Thursday, 5 May 2011

THOR review

Now in cinemas is the latest entry into the Marvel Cinematic Universe. Watch the trailer and read my review, next...


After disobeying the orders of his father Odin (Anthony Hopkins), Thor (Chris Hemsworth), heir to the throne of Asgard, finds himself stripped of his powers and banished to Earth in order to learn an important lesson in humility. As Thor adjusts to his New Mexico surroundings with the help of local scientist Jane (Natalie Portman), little does he know that back in Asgard his brother Loki (Tom Hiddleston) plots to take control of the kingdom and prevent Thor from ever returning.


Given my limited knowledge of the Marvel comics iteration of the character, I've always considered Thor to be one of those slightly stupid properties that didn't deserve its own cinematic (or televisual) outing, my opinion largely based on my only reference of the character being a cringeworthy appearance in the Incredible Hulk TV movie. There he was a loud, obnoxious bore with a costume that was about as subtle as a hammer to the solar plexus, and not a character who could maintain my interest for two hours. Then, when Marvel decided to give Thor his own film in the build-up to the Avengers and hired renowned Shakespearean actor/director Kenneth Branagh for the directors seat, I really didn't know what to expect.


Seeing that Branagh had seemingly no qualifications that would make him suitable for the job, I was a little apprehensive about this entry into the Marvel Cinematic Universe. Thankfully I needn't have worried, as Thor has turned out to be a surprisingly good superhero movie, not necessarily matching its big brother franchise Iron Man for action, but perhaps equaling it in entertainment value, largely thanks to the performance of leading man Chris Hemsworth and the keen comedic eye of director Branagh. Thor the character may still be loud and obnoxious, but with his backstory filled in it seems oddly justified. He's the Warrior Prince of Asgard with an ego the size of Mjolnir, so sticking him in the middle of New Mexico with no powers was going to lead to a new spin on the character.


Brought to us in what must be the most unnecessary usage of 3D yet, as you'd expect from a big budget superhero film there's a fair bit of action on show (including some poorly lit segments set on the CG created world of Asgard, not helped by the dulling effect of the 3D glasses), but it's when Thor engages in some hand to hand combat that the film is at its most thrilling. Thankfully the film doesn't rely on its action to provide entertainment, delivering more laughs than you'd expect from a superhero film. Sure, Iron Man has the quippy Robert Downey Jr as its lead, but Thor gets its laughs from its daft, Short Circuit-esque fish-out-of-water premise.


Chris Hemsworth is solid (in more ways than one) as Thor, adding a lot of charisma to the character's brutish nature. He works well as the big man in a small town, and handles the comedic aspects well (I guarantee that at some point this weekend, every pet shop in the world will have someone striding in shouting "I need a Horse!"). Tom Hiddleston also does some good work as Thor's younger brother Loki, although it's pretty easy to guess any character revelations from the start. As Odin, ruler of Asgard, Anthony Hopkins is being his usual calm, collected but shouty self, but shares some good paternal scenes with his character's sons that justify the hiring of Shakespeare nut, Kenneth Branagh.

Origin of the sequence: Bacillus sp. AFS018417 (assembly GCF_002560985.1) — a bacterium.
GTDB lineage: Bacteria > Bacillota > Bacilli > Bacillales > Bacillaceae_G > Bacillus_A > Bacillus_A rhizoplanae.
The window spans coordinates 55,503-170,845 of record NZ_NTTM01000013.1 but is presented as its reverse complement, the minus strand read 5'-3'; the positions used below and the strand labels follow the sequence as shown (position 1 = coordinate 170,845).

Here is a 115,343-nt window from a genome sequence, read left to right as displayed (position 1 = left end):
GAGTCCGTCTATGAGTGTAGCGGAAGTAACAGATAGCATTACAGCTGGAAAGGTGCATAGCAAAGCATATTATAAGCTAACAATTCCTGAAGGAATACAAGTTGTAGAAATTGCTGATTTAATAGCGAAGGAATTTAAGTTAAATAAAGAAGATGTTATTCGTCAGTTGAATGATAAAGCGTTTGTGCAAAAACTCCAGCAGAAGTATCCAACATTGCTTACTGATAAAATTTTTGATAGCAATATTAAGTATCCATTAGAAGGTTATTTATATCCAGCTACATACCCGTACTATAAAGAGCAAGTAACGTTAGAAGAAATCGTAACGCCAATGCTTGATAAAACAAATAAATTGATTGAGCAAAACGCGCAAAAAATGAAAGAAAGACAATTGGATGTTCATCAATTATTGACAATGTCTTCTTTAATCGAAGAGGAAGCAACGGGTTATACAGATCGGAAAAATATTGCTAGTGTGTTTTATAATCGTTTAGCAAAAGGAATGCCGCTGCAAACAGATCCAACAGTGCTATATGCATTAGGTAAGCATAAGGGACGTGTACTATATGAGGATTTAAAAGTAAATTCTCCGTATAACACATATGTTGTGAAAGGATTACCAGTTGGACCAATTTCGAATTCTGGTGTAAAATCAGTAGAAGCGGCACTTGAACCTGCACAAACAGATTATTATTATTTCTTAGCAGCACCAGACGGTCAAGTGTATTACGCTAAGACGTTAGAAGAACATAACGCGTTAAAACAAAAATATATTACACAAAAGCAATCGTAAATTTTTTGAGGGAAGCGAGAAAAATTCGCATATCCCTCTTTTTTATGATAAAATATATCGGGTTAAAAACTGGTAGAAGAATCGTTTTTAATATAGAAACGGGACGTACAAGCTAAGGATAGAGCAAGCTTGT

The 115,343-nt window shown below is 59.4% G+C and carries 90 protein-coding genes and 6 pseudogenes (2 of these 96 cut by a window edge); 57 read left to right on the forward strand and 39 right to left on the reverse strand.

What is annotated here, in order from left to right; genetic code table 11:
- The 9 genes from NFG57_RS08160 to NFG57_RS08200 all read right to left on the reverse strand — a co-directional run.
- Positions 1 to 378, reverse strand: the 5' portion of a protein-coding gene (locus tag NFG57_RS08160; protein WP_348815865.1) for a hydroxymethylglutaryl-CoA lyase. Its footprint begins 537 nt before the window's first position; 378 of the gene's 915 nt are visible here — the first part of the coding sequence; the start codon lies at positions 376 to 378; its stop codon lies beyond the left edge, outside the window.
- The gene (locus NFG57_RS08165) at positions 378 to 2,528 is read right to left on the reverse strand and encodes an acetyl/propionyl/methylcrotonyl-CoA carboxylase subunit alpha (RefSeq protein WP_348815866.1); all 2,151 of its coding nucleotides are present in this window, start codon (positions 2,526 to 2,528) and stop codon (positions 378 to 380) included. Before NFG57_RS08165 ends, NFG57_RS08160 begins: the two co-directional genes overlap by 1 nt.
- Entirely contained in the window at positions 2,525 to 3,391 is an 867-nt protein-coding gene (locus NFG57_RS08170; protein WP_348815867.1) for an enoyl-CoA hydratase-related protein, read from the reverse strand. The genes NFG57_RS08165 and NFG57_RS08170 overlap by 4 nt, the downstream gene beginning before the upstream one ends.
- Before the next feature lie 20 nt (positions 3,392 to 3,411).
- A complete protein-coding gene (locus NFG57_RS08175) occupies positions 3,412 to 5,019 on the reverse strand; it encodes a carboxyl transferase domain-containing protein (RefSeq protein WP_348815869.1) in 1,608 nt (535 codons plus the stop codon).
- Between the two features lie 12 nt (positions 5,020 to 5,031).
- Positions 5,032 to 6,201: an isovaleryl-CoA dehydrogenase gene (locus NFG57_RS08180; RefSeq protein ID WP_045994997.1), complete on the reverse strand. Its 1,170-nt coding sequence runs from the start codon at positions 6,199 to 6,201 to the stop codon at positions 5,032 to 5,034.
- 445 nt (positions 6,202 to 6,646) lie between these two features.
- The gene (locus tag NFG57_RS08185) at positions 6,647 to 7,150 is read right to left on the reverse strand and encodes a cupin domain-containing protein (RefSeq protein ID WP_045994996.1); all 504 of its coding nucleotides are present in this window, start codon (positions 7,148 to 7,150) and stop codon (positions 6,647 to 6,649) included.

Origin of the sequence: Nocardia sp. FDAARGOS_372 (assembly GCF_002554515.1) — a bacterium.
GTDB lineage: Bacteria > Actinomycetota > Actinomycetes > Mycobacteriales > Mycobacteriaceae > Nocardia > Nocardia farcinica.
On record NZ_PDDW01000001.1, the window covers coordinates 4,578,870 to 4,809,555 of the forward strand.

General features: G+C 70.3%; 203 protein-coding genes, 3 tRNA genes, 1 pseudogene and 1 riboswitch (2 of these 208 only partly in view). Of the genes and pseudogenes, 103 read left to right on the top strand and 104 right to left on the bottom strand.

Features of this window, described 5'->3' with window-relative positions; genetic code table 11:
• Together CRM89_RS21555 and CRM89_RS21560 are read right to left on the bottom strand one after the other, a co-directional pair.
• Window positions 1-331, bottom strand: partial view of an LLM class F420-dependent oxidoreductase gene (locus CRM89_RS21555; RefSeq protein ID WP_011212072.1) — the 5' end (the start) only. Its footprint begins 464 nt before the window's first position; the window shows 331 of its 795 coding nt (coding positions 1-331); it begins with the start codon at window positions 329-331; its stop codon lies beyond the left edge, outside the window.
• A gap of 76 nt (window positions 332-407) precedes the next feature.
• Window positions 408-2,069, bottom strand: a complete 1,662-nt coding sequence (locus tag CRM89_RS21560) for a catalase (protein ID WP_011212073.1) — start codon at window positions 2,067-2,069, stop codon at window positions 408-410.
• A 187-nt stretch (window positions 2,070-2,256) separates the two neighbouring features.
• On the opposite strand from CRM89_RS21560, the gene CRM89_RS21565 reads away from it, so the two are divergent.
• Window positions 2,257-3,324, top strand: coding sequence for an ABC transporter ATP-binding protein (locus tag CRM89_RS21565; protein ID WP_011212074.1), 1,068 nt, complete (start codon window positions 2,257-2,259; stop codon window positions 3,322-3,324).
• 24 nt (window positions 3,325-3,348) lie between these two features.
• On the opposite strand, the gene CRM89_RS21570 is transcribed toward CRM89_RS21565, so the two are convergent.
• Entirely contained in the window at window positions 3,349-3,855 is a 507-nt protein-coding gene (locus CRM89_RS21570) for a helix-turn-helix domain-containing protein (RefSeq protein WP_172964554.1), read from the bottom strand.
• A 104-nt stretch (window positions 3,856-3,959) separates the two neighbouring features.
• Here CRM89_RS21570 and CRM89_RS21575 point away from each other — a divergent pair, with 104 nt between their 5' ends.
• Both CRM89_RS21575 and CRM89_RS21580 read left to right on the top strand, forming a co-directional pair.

Away from the main action there's also a lot of aspects that just don't work or aren't exploited enough. Idris Elba is under used as the guardian of Asgard, but in his short scenes makes them buzz with a tense energy. I'd have preferred to have seen more of him than Thor's battle-ready buddies The Warriors Three, who are utterly redundant and pointless to the story. Their outfits also look ridiculous when transposed to the real world, and not in a comic mismatch way either; the plasticky material just look cheap and nasty in natural sunlight. Natalie Portman's appearance seems like an odd piece of casting too. In what is a rather thankless role she's not bad by any means, sharing some obvious sexual chemistry with Hemsworth; but there's one too many characters running around on Earth and I'd rather get rid of her believability stretching scientist Jane than the funny sidekick Darcy played by Kat Dennings.


If you saw Iron Man's 1 and 2 and are looking forward to the higher profile Captain America and 2012's superhero smackdown The Avengers, you're going to have to see this film if you want to have any idea what's going on. It's not that each singular film's plotting is complex, but the franchises are getting so referential (aka incestual) with one another, the completed saga is going to look like Memento crossed with Primer with added tights thrown in. There's nods to superheroes who've already appeared up on the big screen along with some cameos that should all make sense sometime around July next year. Hopefully the big finale that is the Avengers will live up to all the hype, but personally I'm not so sure that these characters will work on screen when thrown together into one team.

As a stand-alone film Thor has plenty to offer, although probably more comedically than in the action stakes. I wouldn't bother wasting your money on the 3D option as there's nothing here to justify it, but along with the unanticipated laughs there's enough hammer flinging fun to please those expecting a more straightforward actioner. Very entertaining stuff, even if it does often feel like the precursor to something else.

Verdict

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